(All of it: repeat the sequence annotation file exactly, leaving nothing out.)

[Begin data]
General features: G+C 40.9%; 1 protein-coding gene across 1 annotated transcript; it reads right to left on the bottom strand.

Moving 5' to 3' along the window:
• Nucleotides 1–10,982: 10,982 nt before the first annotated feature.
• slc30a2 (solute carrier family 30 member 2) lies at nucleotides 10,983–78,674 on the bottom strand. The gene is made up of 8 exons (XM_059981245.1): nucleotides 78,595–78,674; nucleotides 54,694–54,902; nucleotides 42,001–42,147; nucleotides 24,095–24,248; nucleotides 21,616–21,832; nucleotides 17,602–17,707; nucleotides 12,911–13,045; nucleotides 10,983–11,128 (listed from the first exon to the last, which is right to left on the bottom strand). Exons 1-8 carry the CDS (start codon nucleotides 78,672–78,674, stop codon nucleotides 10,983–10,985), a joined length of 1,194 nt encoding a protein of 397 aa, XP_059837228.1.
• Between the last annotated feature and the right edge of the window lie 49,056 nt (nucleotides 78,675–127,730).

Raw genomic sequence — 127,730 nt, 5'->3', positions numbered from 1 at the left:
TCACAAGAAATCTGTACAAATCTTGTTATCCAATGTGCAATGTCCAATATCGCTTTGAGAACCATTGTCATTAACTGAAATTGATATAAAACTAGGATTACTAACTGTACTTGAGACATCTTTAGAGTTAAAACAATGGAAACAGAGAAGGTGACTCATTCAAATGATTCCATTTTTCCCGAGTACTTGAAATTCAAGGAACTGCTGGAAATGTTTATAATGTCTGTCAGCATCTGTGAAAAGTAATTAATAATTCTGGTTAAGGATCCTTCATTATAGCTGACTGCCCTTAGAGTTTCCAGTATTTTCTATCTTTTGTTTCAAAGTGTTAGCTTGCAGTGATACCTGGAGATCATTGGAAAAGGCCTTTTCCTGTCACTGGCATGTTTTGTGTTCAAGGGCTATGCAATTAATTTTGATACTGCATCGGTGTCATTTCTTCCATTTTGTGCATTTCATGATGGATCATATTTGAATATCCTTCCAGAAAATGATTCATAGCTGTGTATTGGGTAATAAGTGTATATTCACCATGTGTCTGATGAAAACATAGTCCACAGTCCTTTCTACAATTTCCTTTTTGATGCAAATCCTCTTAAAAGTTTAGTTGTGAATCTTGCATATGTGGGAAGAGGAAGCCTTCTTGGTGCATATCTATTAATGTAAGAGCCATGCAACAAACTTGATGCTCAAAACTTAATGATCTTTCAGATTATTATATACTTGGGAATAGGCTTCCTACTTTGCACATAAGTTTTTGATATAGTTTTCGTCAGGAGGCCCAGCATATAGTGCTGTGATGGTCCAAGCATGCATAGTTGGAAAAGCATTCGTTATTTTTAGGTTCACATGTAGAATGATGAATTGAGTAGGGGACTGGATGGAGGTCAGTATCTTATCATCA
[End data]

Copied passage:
General features: G+C 40.9%; 1 protein-coding gene across 1 annotated transcript; it reads right to left on the bottom strand.

Moving 5' to 3' along the window:
• Nucleotides 1–10,982: 10,982 nt before the first annotated feature.
• slc30a2 (solute carrier family 30 member 2) lies at nucleotides 10,983–78,674 on the bottom strand. The gene is made up of 8 exons (XM_059981245.1): nucleotides 78,595–78,674; nucleotides 54,694–54,902; nucleotides 42,001–42,147; nucleotides 24,095–24,248; nucleotides 21,616–21,832; nucleotides 17,602–17,707; nucleotides 12,911–13,045; nucleotides 10,983–11,128 (listed from the first exon to the last, which is right to left on the bottom strand). Exons 1-8 carry the CDS (start codon nucleotides 78,672–78,674, stop codon nucleotides 10,983–10,985), a joined length of 1,194 nt encoding a protein of 397 aa, XP_059837228.1.
• Between the last annotated feature and the right edge of the window lie 49,056 nt (nucleotides 78,675–127,730).

Raw genomic sequence — 127,730 nt, 5'->3', positions numbered from 1 at the left:
TCACAAGAAATCTGTACAAATCTTGTTATCCAATGTGCAATGTCCAATATCGCTTTGAGAACCATTGTCATTAACTGAAATTGATATAAAACTAGGATTACTAACTGTACTTGAGACATCTTTAGAGTTAAAACAATGGAAACAGAGAAGGTGACTCATTCAAATGATTCCATTTTTCCCGAGTACTTGAAATTCAAGGAACTGCTGGAAATGTTTATAATGTCTGTCAGCATCTGTGAAAAGTAATTAATAATTCTGGTTAAGGATCCTTCATTATAGCTGACTGCCCTTAGAGTTTCCAGTATTTTCTATCTTTTGTTTCAAAGTGTTAGCTTGCAGTGATACCTGGAGATCATTGGAAAAGGCCTTTTCCTGTCACTGGCATGTTTTGTGTTCAAGGGCTATGCAATTAATTTTGATACTGCATCGGTGTCATTTCTTCCATTTTGTGCATTTCATGATGGATCATATTTGAATATCCTTCCAGAAAATGATTCATAGCTGTGTATTGGGTAATAAGTGTATATTCACCATGTGTCTGATGAAAACATAGTCCACAGTCCTTTCTACAATTTCCTTTTTGATGCAAATCCTCTTAAAAGTTTAGTTGTGAATCTTGCATATGTGGGAAGAGGAAGCCTTCTTGGTGCATATCTATTAATGTAAGAGCCATGCAACAAACTTGATGCTCAAAACTTAATGATCTTTCAGATTATTATATACTTGGGAATAGGCTTCCTACTTTGCACATAAGTTTTTGATATAGTTTTCGTCAGGAGGCCCAGCATATAGTGCTGTGATGGTCCAAGCATGCATAGTTGGAAAAGCATTCGTTATTTTTAGGTTCACATGTAGAATGATGAATTGAGTAGGGGACTGGATGGAGGTCAGTATCTTATCATCA